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Wednesday, June 21, 2006

The desert read is not like the beach read

Stephen Amidon has a nice overview of books about Arizona in Salon. The publication being Salon, the letters about the article are along the lines of, "how on earth could you neglect..." and "Monument Valley is in Utah!" and "Yes, but all the photographs of it are taken in Arizona!" So I'll add my two cents about desert literature to the blog instead of the letters page.

How on earth could Amidon neglect Joy Williams' The Quick and the Dead? The book is weird but not whimsical, although I may be biased because one of the main characters is named Alice, and she thinks about stuff like this:
The kids' mother moved one big arm and groped around in the backseat. The car veered down the road, Alice staring stoically ahead, until she retrieved what she was after, a cocktail in a can. "Want a pop?" she said. Alice shook her head. "Sure?" the woman said. "It's mostly fruit juice."

I want ... a scar, Alice thought. A scar that would send shivers up people's spines but would not elicit pity. She didn't want that kind of scar.

No, really, it's not whimsical. It's a very moving book, actually, although it's difficult to tie up the strands of the plot into a single description. I guess it would be something like: three teenage girls drift through the desert, meet a taxidermist and assorted oddballs, learn about death and grieving.

I read it for the first time during the last summer I spent in Albuquerque. I worked for an alternative weekly paper and my first story was about the lack of landscaping budget planned for the reconstruction of the two interstate highways that intersect in Albuquerque. Because of the extreme water shortage in the Southwest, planners have to get creative about landscaping. The result is called xeriscaping: using low-water plants and a lot of rocks and sand. You have to learn to appreciate the subtleties of the color tan, but it can look very nice if it's done well (my mother's yard underwent several transformations from a "sea" of maroon lava rocks to a "dry stream bed" surrounded by chamisa and desert willows over the years). I wrote a story about the how the city and state bickered about who would pay for landscaping and maintenance on the roadside. They may never have come to an agreement about the issue, although the highway and retaining walls look good. I didn't have a car, so I walked everywhere, including a brief jaunt on the side of an access road when I needed to get to the state highway division. I became well acquainted with desert flora, or the lack thereof, and I loved this passage from Williams' book, which is about Sonoran flora but resonated nonetheless:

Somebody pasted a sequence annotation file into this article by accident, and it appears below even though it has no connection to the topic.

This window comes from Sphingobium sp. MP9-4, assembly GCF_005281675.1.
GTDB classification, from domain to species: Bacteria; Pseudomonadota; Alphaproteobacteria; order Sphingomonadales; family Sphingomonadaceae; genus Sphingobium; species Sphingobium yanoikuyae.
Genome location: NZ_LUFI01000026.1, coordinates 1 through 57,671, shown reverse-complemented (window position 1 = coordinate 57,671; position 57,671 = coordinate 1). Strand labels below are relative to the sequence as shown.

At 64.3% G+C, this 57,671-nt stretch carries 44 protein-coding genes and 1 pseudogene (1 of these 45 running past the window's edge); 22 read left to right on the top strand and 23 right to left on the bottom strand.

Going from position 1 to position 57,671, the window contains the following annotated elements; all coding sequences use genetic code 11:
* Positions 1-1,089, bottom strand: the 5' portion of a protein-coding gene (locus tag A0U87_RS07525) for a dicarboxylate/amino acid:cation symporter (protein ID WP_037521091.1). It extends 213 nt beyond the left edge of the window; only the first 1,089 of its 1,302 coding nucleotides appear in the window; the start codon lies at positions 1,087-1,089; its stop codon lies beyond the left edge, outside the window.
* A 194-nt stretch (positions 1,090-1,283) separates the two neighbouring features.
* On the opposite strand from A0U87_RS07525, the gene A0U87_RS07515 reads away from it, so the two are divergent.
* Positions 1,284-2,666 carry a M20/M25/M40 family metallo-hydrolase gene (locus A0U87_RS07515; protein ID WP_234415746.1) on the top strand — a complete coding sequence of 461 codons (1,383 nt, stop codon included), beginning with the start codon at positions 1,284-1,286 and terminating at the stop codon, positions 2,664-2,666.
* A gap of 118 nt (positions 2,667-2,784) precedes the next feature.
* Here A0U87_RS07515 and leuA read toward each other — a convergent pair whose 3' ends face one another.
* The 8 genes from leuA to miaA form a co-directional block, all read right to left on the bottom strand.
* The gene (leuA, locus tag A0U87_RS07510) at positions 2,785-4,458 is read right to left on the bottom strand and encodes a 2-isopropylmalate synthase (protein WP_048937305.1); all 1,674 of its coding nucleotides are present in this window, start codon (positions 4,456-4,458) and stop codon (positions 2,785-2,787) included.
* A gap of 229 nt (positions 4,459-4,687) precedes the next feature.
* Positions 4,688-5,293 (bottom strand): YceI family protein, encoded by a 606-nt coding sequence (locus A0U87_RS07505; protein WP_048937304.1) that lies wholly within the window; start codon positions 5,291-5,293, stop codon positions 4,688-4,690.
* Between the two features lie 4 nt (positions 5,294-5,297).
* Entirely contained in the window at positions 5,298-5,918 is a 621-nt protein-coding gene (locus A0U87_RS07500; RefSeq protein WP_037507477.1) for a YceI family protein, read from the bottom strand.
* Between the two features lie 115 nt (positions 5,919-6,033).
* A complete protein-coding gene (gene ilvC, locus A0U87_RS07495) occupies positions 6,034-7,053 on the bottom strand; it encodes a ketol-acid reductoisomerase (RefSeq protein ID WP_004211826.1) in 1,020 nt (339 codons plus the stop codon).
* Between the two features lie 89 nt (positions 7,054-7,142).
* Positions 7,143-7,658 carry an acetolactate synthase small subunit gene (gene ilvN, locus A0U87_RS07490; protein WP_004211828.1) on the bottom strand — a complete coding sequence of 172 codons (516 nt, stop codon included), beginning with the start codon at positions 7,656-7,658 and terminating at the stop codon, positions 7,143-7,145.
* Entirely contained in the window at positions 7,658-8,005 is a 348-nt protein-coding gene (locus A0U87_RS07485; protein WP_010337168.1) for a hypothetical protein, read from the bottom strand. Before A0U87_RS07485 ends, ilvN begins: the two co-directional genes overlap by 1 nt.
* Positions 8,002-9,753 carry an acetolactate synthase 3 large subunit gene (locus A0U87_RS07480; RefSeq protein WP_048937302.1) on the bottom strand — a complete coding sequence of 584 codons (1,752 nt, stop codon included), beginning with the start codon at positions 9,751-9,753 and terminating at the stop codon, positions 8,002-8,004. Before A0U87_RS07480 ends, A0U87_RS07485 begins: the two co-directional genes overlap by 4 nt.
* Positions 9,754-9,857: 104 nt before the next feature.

A black bird, a phainopepla, rocketed past and alighted on a trembling mesquite bush. Alice felt that the desert was looking at her, that it kept coming closer, incuriously. She stared into the distance, seeing it as something ticking, something about to arrive. A brief, ferocious wind came up and a Styrofoam cup sailed by and impaled itself upon an ocotillo. She started back toward the park's entrance, walking not along the road but through the desert itself. Cars and vans occasionally passed by. Tiny heads were what she saw, behind closed windows. She walked quickly, sometimes breaking into a run, through the gulleys and over the rocks, past the strange growths, all living their starved, difficult lives. Everything had hooks or thorns. Everything was saw-edged and spiny-pointed. Everything was defensive and fierce and determined to live. She liked this stuff. It all had a great deal of character. At the same time, it was here only because it had adapted to the circumstances, the external and extreme circumstances of its surroundings.

Plants were lucky because when they adapted it wasn't considered a compromise. It was more difficult for a human being, a girl.

She was never going to seek gainful employment again, that was for certain. She'd remain outside the public sector. She'd be an anarchist, she'd travel with jaguars. She was going to train herself to be totally irrational. She'd fall in love with a totally inappropriate person. She'd really work on it, but abandon would be involved as well. She'd have different names, a.k.a. Snake, a.k.a. Snow--no, that was juvenile. She wanted to be extraordinary, to possess a savage glitter.

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Blogger Meg Lyman on Wed Jun 21, 01:59:00 PM:
Love it. When we were in Albuquerque a few months ago, we both realized just how alive it was. Wherever we went, we saw roadrunner, quail, rabbits, and owls. I have also come to love xeriscaping, which has really evolved. It's actually become quite beautiful. I find myself wondering why people on the East Coast don't do it.
 
Blogger ipofrigio on Sat Sep 19, 10:01:00 AM:
Nice to find a quote from the Quick and the Dead. I am right now translating it in Italian.

Cheers, Marco